Any - Driving with front fog lights in good visibility - bolt

what do you use at night if not parking lights to drive with? you have no other lights on the rear so you have to use them parking lights or sidelights

Erm, dipped headlights, which also illuminate the rears. I would never drive at night on just the parking lights at the front. That would be idiotic. Highway code, 115.

dipped headlights do not illuminate the rear of the car,sidelights do ie 2 red, possibly like mine 4 red, plus white/warm white no plate light

as far as i`m aware parking lights are operated by the direction indicator switch when parked ie n/s parked by kerb, indicator to turn right with ignition off gives o/s lights on and vice versa

Any - Driving with front fog lights in good visibility - RT
as far as i`m aware parking lights are operated by the direction indicator switch when parked ie n/s parked by kerb, indicator to turn right with ignition off gives o/s lights on and vice versa

They've never had any legal status in the UK - either all round parking lights or none at all where permitted.

Any - Driving with front fog lights in good visibility - Bromptonaut

dipped headlights do not illuminate the rear of the car,sidelights do ie 2 red, possibly like mine 4 red, plus white/warm white no plate light

Refernce to side lights or dipped beam is about what's lit at front. At rear you have tail lights which operate same bulbs (5 watt if tungsten filament). In many applications one dual filamant bulb covers both tail and brake light functions.

as far as i`m aware parking lights are operated by the direction indicator switch when parked ie n/s parked by kerb, indicator to turn right with ignition off gives o/s lights on and vice versa

That is, AIUI, a German protocol which is retained in UK market VAG products. Not required for UK market and not present in either of my citroens. If I'm in place where parked vehicle is required to show lights I use side/tail combination.

Any - Driving with front fog lights in good visibility - galileo

as far as i`m aware parking lights are operated by the direction indicator switch when parked ie n/s parked by kerb, indicator to turn right with ignition off gives o/s lights on and vice versa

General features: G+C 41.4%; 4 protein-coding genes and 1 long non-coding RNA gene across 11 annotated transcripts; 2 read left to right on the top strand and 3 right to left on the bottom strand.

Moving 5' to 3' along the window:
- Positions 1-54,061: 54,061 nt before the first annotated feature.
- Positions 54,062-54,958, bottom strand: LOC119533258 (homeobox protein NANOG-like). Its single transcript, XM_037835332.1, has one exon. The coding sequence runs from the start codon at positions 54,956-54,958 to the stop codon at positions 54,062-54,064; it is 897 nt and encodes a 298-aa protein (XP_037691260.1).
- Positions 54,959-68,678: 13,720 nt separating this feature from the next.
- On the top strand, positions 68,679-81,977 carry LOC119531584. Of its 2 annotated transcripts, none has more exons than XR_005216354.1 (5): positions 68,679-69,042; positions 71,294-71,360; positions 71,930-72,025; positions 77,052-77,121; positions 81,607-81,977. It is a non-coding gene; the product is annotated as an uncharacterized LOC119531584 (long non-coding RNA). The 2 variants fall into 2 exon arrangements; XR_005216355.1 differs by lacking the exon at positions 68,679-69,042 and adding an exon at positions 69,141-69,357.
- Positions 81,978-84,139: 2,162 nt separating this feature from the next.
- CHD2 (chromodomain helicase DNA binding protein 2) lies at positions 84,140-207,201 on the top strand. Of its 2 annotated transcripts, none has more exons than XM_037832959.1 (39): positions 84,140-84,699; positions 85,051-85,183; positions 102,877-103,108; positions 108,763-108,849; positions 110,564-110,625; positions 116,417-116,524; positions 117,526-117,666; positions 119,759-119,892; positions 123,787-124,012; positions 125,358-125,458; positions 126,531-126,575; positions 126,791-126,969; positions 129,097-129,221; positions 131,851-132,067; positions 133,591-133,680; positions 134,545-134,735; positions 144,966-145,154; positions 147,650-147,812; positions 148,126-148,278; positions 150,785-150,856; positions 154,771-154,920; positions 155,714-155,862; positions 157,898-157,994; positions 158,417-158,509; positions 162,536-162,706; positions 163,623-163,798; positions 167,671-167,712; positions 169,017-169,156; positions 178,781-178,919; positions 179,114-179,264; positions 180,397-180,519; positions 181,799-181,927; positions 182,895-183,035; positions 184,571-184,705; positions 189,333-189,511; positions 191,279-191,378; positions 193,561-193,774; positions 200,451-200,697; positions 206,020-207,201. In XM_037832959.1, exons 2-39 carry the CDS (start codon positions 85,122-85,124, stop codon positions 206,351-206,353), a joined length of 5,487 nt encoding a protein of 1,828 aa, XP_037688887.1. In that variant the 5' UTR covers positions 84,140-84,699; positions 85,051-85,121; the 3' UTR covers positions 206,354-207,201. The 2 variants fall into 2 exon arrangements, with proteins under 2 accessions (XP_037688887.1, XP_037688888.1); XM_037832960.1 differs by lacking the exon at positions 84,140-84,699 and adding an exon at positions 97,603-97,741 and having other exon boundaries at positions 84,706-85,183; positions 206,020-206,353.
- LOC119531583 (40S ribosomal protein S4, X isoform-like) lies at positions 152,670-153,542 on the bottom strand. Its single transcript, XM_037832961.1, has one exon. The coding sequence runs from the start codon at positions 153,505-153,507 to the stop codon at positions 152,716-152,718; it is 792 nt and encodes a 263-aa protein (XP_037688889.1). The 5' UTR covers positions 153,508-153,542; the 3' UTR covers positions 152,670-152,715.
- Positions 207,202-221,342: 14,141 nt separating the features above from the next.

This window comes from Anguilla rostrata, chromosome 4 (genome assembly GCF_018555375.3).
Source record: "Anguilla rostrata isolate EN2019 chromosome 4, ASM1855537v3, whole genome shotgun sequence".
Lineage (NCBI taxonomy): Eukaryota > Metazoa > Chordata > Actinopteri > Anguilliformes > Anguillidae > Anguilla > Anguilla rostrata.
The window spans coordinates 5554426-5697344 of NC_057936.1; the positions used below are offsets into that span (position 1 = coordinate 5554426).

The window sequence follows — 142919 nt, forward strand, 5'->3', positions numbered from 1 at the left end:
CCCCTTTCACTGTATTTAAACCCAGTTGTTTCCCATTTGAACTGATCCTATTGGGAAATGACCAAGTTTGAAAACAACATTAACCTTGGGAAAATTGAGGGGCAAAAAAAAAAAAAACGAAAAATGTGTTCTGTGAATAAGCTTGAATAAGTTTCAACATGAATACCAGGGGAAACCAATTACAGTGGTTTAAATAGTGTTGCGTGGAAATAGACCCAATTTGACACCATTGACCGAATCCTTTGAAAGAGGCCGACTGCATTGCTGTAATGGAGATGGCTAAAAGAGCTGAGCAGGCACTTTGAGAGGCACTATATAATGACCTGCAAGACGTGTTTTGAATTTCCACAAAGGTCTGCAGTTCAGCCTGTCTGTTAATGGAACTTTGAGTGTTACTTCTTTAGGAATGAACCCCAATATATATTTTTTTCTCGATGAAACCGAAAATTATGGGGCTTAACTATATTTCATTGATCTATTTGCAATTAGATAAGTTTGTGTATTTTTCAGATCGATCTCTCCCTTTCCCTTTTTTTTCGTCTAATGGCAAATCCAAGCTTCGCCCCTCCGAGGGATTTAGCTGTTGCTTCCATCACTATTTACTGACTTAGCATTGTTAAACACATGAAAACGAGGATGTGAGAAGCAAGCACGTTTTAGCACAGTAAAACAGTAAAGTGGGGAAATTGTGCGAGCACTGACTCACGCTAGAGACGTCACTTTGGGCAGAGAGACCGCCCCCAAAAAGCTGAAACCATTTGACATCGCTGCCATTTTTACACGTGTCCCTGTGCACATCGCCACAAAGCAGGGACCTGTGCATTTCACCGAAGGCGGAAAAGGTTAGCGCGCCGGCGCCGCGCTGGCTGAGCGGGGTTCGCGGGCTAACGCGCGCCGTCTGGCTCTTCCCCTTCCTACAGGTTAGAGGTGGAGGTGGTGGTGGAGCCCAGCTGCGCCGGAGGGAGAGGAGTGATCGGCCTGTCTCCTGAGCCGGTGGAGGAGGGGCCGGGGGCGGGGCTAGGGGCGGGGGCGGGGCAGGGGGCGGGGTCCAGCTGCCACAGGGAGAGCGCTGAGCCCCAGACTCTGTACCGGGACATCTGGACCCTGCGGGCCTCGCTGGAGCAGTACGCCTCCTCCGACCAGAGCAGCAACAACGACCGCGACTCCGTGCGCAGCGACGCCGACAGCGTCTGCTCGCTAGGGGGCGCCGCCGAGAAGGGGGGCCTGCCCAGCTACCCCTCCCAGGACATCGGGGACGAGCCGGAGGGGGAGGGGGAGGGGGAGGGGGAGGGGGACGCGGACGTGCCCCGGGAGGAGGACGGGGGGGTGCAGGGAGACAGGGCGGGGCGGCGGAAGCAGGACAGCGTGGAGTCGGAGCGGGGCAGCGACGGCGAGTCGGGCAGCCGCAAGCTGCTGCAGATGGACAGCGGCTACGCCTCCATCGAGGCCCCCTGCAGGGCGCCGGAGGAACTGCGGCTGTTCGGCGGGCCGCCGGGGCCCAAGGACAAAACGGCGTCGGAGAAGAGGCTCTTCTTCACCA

That is, AIUI, a German protocol which is retained in UK market VAG products. Not required for UK market and not present in either of my citroens. If I'm in place where parked vehicle is required to show lights I use side/tail combination.

I had a Mk4 Zephyr with this feature, if you had set the parking lights for one side with the indicator it wouldn't start till you reset to both sides.

Any - Driving with front fog lights in good visibility - Stumblebum

On rural unlit and rarely maintained A & B roads I switch on my front fogs just so that I have a better chance of seeing pot holes, large puddles, mud etc.

I don't think my front fogs dazzle other people. It's not often, if ever, have I been dazzled by some one elses fog lights.

Personally I think many drivers are too keen to put on their rear fog lights. As these are higher placed, they can dazzle. More importantly rear fogs can distract from the brake lights, so it takes a bit longer to register that the car in front has applied the brakes. I always leave enough space in front - regardless of the weather - but many drivers don't.

The other night I started a journey in the afternoon with just sidelights. Four hours of motorway driving in the dark later, I realised I had forgotten to progress to main beam - doh. I wish car manufacturers would upgrade their dashboard indicators to say which lights you are using (on the types of cars I can afford).

Any - Driving with front fog lights in good visibility - Alanovich

Easy fix - never drive on "side" lights. Always switch dip beam on if you think lights are needed. Those will never dazzle anyone and you'll never be under lit.

Any - Driving with front fog lights in good visibility - FP

"...I switch on my front fogs just so that I have a better chance of seeing pot holes, large puddles, mud etc."

I don't find fog lights make it easier to see such things and it would be surprising if they did. They are set close to the ground (which is why their use in condiitons other than fog is banned). Their low position is to reduce glare from fog, as the source of the light is at a greater angle to the eyes of the driver than headlights are. They will show vertical or near-vertical objects much better than horizontal ones.

"The other night I started a journey in the afternoon with just sidelights." Why? What's the point? If you need lights when driving you need dipped headlights. Sidelights don't give enough light to drive with and certainly not enough light to be seen by others, when the majority are using headlights, or - as in the title of the thread - foglights as well.